Lei Niho Palaoa and Hula Competition ‘Opio Oli

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Have you ever received a crafting mission that made you nervous with the responsibility of the task?
 
Last month, I was tasked to craft a critically important part of my daughter’s hula competition costume.  Important to the competition, but more importantly, it was culturally important complete the craft accurately and well.
 
a necklace from a costume for a Hula Competition wit title text reading Lei Niho Palaoa

 
 Earlier this week, I shared photos of my daughter’s hula halau (hula dance school) from the hula competition they attended last month {here}.  Today, I want to share more about my daughter’s solo competition event.
 
 My daughter was honored to compete in the ‘Opio (youth) Oli (chant) solo category.  Her costume is in the ancient Hawaiian style and is entirely wrapped (no pins, buttons, zippers or other attachments).  My daughter’s halau won 1st place for costumes, which isn’t surprising when you see her oli costume in person.  There are depths to the colors, that were created during the dyeing process, that are absolutely beautiful.
a teen girl wearing a costume for a Hula Competition
 Around her neck is a lei niho palaoa.  It is a necklace in the ancient style worn by high ranking members of Hawaiian society.  The pendant is fashioned from whale ivory.  I had the nerve-wracking task honor of creating the lei (necklace) to hold the pendant.   I received the pendant and about 8 rolls of black raffia with the encouragement, “You’re crafty, you can figure it out.”  After much research I was able to design a lei that resembles the traditional style, which was made of woven hair, and more importantly (to me) was strong enough to support the heavy pendant.
 
I was so focused on the crafting the lei that I did not remember to take photos.  The process is fairly easy, so if anyone ever has the occasion to create a lei niho palaoa, feel free to contact me for the steps.  But for the rest of us, let me summarize in photo form.
 
a collage of 5 images showing the steps needed to make a necklace from a costume for a Hula Competition wit title text reading Lei Niho Palaoa
 
The difficulty was to create a lei that used natural fibers to be as close to authentic as possible, but to also create a lei strong enough to hold the heavy bone pendant through out the weekend of competition.  No matter what, that lei could not break.
 Here you can see the lei niho palaoa on my daughter’s hula kumu (hula teacher/leader), Paul K. Neves.
showing the lei niho palaoa on my daughter's hula kumu (hula teacher/leader), Paul K. Neves.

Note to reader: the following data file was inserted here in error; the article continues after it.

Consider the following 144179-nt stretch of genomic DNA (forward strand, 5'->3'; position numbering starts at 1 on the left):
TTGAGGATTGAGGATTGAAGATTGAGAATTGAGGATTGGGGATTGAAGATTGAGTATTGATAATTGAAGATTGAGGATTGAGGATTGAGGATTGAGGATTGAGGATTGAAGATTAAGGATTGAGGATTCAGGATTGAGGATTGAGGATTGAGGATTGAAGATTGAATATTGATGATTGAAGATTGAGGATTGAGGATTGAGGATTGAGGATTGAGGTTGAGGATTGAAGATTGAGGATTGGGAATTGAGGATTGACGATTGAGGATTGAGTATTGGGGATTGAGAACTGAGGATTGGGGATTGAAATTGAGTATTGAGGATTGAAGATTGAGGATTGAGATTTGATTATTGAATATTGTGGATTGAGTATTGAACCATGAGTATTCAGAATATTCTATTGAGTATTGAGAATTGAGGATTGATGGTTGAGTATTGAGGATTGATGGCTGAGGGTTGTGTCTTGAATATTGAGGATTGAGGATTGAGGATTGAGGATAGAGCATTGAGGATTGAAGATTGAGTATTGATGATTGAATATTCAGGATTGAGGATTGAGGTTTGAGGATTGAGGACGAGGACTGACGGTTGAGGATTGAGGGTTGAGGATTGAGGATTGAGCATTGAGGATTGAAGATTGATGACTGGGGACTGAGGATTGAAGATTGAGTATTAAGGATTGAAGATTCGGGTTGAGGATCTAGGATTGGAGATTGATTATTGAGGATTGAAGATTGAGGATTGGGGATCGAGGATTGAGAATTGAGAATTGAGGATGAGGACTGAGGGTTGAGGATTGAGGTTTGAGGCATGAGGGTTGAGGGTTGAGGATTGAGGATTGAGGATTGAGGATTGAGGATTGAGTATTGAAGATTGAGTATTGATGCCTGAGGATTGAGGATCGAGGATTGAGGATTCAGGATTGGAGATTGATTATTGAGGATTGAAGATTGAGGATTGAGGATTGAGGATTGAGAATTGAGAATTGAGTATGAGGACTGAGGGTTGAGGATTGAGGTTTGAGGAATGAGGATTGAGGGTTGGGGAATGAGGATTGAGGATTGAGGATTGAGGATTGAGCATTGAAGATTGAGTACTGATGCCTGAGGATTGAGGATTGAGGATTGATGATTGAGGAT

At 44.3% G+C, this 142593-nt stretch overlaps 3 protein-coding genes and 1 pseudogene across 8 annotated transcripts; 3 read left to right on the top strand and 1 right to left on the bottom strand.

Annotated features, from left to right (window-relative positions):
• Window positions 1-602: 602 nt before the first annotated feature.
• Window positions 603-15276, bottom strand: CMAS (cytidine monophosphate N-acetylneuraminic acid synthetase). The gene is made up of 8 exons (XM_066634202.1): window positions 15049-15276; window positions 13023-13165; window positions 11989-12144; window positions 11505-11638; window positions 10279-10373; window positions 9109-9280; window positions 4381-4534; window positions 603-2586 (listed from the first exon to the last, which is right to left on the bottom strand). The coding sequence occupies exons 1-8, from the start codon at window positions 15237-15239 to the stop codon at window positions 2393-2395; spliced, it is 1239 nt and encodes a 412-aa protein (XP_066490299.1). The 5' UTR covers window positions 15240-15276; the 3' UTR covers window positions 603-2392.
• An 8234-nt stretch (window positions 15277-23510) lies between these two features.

I am proud of my daughter for taking on the kuleana, privilege and responsibility of representing her halau in competition in performing the oli.  Her kumu selected a difficult and emotional oli that left the entire room speechless in the power of the emotion.  I’m proud to share that my daughter, representing her halau, Halau H’a Kea o Mokihana, won first place in the ‘Opio Oli.
a teen girl performing in a hula competition
And pleased to report that the lei I crafted to hold the niho palaoa pendant held up through out the competition.  It looked both authentic and was strong enough.  Crafting mission accomplished.

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13 Comments

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  2. Were can I get the whale hook pendent. I would love to make this lei for my husband and father in law.

  3. The lei and outfit is fabulous! If you still have it could you you me a close up of it. I went on a cruise to the islands this past December. Since then I have been engrossed in all things Hawai’ian.

    1. I no longer have the lei. It belongs to our kumu. But it is truly beautiful. I’m so glad to hear that you enjoyed your visit to Hawai’i Gayle. I’ve traveled to and live in a lot of different places and Hawai’i is the only one that is called paradise.

    2. I hope you are not trying to replicate this lei, it is sacred to the Hawaiian community. Real Lei Nihoa palaoa is made from whale bone and human hair, transferring mana (supernatural energy/power of our ancestors) into the wearer.

  4. The Lei Nihoa palaoa was traditionally worn only by Aliʻi (chiefs/chieffess), modern day Hawaiians do not wear this as a day to day lei outside of ceremony which Hula is a form of. Although I feel non-Hawaiians should not engage in cultural practices not of their own as the understanding can never be there. It is nice to see a Malihini noting the significance in a way that is respectful, and without culturally appropriating Hawaiian culture.

    1. Thank you so much for sharing your insight, Lilia. It is an important emphasis that needs to be made here. I shared the tutorial at the request of my daughter’s alaka’i in case others would find it helpful. I recognized that it was a great responsibility I had been given and wished there had been a tutorial I could have followed. I sincerely hope that anyone finding this tutorial will only follow it at the request of and with the approval of their kumu. And follow the tutorial with the respect and responsibility that should accompany it.

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